Lighting Upgrades and Submetering
Owners or landlords of commercial tenant spaces within covered buildings must upgrade lighting to meet NYC Code requirements and install submeters in each tenant space larger than 10,000 gross square feet on or before 2025.
Covered buildings must file energy-efficiency reports once every ten years. Prior to filing, an owner must conduct an energy audit and perform retro-commissioning measures within the building. Unless exempted, a report on the energy audit and a report on the retro-commissioning are to be included in the energy-efficiency report.
The energy audit identifies modifications and improvements to base building systems, including the installation of new equipment or energy efficiency technologies, and must be performed in accordance with ASHRAE requirements by a DOB-approved agency or a registered design professional.Energy audits must address several specific areas involving the base building systems. These include:
- Reasonable energy conservation measures to reduce energy use and related operating costs
- The cost of each ECM, its projected annual energy savings and payback period for each ECM
- The building’s energy consumption as benchmarked
- Energy use of each existing base building system
- An analysis of energy use within tenant spaces and the effect of tenant use upon base building systems.
This latter category can be expected to bring attention to data centers. Base building systems are those that use energy or impact energy consumption, including the building envelope, HVAC systems, water heating systems, and conveying systems together with electrical and lighting systems. The energy audit must be performed by or under the supervision of an energy auditor.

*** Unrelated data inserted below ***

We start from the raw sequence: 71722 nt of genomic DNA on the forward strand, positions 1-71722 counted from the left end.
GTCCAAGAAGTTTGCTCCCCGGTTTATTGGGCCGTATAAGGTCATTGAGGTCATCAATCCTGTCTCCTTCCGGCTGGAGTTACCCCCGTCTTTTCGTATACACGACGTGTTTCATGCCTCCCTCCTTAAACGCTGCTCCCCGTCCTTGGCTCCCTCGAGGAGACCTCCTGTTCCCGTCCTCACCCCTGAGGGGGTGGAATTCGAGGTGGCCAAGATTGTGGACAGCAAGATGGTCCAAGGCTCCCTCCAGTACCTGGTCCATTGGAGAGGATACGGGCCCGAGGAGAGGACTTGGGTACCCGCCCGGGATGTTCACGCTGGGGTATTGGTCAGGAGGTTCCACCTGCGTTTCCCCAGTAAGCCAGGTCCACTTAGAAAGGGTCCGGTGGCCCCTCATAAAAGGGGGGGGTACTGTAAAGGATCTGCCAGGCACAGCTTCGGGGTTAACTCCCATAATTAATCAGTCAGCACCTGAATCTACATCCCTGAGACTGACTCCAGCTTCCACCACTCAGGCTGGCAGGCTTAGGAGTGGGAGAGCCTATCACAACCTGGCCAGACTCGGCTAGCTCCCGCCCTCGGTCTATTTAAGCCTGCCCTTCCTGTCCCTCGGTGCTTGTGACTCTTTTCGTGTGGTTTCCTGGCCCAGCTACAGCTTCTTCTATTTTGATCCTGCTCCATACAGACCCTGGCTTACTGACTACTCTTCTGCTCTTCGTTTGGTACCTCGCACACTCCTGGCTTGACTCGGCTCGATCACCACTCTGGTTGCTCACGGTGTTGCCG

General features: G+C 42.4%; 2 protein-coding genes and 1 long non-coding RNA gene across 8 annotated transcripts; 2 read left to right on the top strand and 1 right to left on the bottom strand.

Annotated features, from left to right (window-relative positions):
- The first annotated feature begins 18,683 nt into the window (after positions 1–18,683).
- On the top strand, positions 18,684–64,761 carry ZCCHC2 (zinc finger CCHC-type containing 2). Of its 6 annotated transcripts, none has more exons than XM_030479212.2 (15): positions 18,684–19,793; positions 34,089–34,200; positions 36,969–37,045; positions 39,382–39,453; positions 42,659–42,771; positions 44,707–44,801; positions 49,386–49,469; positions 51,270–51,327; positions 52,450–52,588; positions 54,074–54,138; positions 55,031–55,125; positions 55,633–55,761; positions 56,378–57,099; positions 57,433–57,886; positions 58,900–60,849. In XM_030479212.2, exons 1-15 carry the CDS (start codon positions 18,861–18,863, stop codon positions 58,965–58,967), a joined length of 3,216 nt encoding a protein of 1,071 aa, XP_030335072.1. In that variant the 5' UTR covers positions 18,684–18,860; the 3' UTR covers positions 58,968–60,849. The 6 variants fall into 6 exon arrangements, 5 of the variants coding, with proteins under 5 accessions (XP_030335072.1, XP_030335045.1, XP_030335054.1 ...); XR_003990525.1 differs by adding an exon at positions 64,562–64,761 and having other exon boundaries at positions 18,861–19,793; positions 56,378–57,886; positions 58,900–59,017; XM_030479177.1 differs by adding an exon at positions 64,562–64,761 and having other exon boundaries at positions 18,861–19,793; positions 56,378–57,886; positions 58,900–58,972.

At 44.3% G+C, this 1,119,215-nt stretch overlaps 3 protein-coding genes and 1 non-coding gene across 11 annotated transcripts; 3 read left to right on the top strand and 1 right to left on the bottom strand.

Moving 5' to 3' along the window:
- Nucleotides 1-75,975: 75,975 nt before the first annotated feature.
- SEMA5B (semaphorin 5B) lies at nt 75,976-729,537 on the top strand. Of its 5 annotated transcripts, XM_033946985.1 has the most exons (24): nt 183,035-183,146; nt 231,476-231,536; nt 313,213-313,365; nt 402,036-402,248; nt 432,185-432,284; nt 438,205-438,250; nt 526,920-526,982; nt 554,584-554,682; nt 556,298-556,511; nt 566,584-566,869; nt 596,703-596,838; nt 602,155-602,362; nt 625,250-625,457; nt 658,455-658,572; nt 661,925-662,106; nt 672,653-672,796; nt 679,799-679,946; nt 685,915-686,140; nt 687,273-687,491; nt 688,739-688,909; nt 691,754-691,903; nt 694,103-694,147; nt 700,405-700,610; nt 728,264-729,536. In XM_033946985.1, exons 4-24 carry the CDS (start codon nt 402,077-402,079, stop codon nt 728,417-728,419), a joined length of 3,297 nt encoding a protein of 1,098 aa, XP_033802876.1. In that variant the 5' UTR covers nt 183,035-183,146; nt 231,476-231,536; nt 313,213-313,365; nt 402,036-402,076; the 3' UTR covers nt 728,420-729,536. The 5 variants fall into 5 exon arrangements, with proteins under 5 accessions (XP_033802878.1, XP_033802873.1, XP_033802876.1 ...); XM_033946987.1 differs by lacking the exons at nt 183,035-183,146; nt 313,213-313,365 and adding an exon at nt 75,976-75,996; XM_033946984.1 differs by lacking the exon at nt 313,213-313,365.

A retro-commissioning report must be prepared with respect to the base building systems to make sure that these are operating efficiently. It also involves making corrections and adjustments to bring them up to code. For example, this process requires a review of and addressing issues such as performing necessary cleaning of boilers and adjusting valves, sensors, and controls. It also includes a review of, and necessary changes to, operational practices in base building systems to achieve optimal efficiency.
Retro-commissioning must be performed by an authorized agent such that sufficient analysis, corrections, and testing will be done so as to determine whether the base building systems are efficient and being properly run. Retro-commissioning is not required if the building has received certain LEED certifications.
Compliance with the NYC Code will result in reduced energy expenses through increased energy efficiency but these savings will necessitate additional investments (until amortized) by building owners. Existing New York State Energy Research and Development Authority (NYSERDA) funding should continue to be available to mitigate to cost of certain of the required ECMs. The NYC Code will also impose legal responsibilities and meeting its requirements will require building owners to contract with an array of professionals, contractors, and vendors.
Peter Funk is a partner at Funk & Zeifer LLP where he practices in the area of energy law with a focus on energy generation and energy management/conservation projects. Funk's column Legal Perspectives discusses legal issues pertaining to energy generation and conservation.